Archive for February, 2008

Exceptional. Or not.

It’s super late here, and I have a beast of a weekend ahead of me, but I knew I’d forget this if I didn’t post it now.

Why is it such a part of human nature for us to always think that we are the exception to the rules? Why is it so easy for us to justify every situation in our lives as unique? Even when we can verbalize the fact that we are probably not the exception, not the only one who has ever been where we are, not the only unique situation, we still act like every rule, boundary, and life lesson must be different in our case.

Quest has been a fun adventure for me so far.  I spent the majority of this week answering emails and phone calls, Just in case you don’t know, I’m going to let you in on a little secret: people are stupid. If you had heard some of the conversations I’ve had this week, you would laugh right along with me at some of the requests people have made.  Here a few examples:

1. “My son or daughter is going to have to leave on Saturday morning for about two hours. Can we pay half of the price for the weekend since they are going to miss part of it?”  They’re only missing two hours? Sorry buddy.

2. “I know you said that pay was double for college leaders if we come to training on Friday. Can you double my pay anyway even if I can’t make it to training? I have a class and I haven’t asked if it would be okay to miss it.” Are you kidding? Apparently this person thought it was exceptional for a college student to have a class on Friday morning. Ha.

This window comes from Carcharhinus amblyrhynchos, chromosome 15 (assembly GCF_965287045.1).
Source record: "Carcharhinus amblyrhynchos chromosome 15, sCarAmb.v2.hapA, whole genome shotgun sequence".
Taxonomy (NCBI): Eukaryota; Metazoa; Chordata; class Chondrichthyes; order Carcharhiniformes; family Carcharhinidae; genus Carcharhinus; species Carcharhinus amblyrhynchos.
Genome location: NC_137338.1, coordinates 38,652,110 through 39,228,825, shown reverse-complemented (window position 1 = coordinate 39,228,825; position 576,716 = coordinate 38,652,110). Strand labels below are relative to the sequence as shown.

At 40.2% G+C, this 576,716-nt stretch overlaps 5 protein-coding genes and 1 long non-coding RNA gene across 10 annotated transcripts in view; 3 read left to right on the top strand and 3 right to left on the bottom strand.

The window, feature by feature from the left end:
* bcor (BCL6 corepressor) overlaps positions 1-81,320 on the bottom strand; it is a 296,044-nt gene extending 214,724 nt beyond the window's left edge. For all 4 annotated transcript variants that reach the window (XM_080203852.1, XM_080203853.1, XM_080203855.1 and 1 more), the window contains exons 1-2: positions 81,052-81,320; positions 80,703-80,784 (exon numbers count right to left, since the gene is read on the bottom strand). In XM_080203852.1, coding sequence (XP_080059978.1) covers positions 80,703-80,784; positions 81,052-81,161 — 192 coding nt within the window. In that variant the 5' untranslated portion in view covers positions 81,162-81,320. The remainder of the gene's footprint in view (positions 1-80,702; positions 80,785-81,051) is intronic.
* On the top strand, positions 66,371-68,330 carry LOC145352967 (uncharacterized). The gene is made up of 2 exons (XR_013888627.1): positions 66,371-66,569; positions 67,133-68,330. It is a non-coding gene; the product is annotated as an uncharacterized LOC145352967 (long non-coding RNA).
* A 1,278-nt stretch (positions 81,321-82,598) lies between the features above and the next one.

3. “I was interested in signing up to be a host home. We’re not members at Long Hollow, but we’re members of another church in our hometown in another state. Shouldn’t that be enough?” Great idea! Let’s stick students in a home with people we don’t know or have any reference for.  What kind of other church are you a member of? Unitarian Universalist? I think not.

Hilarious. I have a tendency to lack any compassion for stupidity, so it’s been a rather fun week to get to answer these kinds of phone calls repeatedly. In the midst of all the stupid questions, I was just noticing that more than half of my phone calls and emails were based on the person’s concern that they would be an exception to a rule.  I laugh at them because I see the administrative end of things, and I know what a nightmare their requests cause.  But I also know that I do the same thing. I find a rule, and I try to find a way around it. I disobey God and don’t do something He has clearly shown me to do, but I make excuses as to why I am the exception to some sort of global truth. If there’s an annoying process or policy for everyone to follow, I’m trying to figure out the loopholes in the system  and who I know that could expedite my process or allow me to be the exception to a policy.  It’s good perspective for me to see this tendency in others. It definitely makes me more aware of my own self-centeredness, and I’ll probably think twice before assuming that I am the exception to every policy.


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Hinds’ Feet.

Okay, I’m supposed to be cramming for and taking my final exam  for my counseling theories class right now. My class is not over for two more weeks, but the comprehensive exam is due this week… and we all know how much free time Quest is leaving me these days. Go figure. Before I get down to business, I just wanted to post this excerpt from Hinds’ Feet on High Places. I’ve been reading it at bedtime for a couple of weeks now, and I finished it this morning before church. It maybe was not the most thrilling or in-depth book I’ve ever read, but it certainly qualifies itself as a Christian classic, and I would recommend reading it. I loved this quote.